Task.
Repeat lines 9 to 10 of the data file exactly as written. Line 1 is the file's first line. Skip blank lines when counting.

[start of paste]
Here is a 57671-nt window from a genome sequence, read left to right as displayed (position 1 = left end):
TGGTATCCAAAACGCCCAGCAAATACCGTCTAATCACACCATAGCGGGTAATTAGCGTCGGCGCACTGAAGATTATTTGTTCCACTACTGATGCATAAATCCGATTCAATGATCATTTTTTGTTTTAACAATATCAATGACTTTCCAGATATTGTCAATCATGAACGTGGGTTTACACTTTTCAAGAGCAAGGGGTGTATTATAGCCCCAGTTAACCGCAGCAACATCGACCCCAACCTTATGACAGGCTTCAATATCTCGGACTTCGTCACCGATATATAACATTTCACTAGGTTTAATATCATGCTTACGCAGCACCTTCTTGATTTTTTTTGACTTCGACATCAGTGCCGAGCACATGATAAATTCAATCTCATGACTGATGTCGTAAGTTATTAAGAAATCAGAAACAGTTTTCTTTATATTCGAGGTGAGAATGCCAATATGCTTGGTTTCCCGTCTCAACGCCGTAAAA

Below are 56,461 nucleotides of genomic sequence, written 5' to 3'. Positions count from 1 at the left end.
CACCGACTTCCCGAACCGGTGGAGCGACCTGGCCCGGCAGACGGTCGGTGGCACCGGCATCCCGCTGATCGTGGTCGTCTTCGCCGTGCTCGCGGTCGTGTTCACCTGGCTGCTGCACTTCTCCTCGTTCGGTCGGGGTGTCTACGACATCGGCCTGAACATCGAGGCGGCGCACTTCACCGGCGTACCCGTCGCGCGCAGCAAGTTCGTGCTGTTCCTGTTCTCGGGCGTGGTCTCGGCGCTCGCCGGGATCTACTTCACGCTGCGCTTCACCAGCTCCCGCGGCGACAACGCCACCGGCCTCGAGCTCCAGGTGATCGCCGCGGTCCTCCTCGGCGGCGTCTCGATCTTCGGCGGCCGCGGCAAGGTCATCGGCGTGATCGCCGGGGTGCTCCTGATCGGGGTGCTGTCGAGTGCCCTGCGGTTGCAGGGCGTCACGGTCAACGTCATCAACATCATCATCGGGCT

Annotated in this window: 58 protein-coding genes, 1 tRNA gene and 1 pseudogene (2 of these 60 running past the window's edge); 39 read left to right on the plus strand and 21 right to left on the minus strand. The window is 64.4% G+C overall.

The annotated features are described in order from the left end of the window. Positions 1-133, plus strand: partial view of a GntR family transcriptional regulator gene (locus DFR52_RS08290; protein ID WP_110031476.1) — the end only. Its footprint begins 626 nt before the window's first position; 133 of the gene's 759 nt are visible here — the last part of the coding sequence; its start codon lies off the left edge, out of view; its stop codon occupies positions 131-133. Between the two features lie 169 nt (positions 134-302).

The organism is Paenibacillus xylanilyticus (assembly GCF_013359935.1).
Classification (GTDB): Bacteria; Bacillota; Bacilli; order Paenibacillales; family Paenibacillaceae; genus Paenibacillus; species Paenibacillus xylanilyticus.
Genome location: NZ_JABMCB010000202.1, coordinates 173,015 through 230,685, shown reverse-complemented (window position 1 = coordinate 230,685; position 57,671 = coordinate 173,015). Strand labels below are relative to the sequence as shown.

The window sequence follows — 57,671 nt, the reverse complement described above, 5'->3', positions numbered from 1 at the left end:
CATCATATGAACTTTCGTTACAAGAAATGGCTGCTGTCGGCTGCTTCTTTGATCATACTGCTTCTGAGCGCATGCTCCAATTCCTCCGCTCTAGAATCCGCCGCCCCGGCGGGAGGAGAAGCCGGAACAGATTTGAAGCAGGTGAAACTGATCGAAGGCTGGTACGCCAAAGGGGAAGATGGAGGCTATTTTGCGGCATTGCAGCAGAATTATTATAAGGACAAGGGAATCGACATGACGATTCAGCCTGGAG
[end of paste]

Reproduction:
Genome location: NZ_JABMCB010000202.1, coordinates 173,015 through 230,685, shown reverse-complemented (window position 1 = coordinate 230,685; position 57,671 = coordinate 173,015). Strand labels below are relative to the sequence as shown.

The window sequence follows — 57,671 nt, the reverse complement described above, 5'->3', positions numbered from 1 at the left end: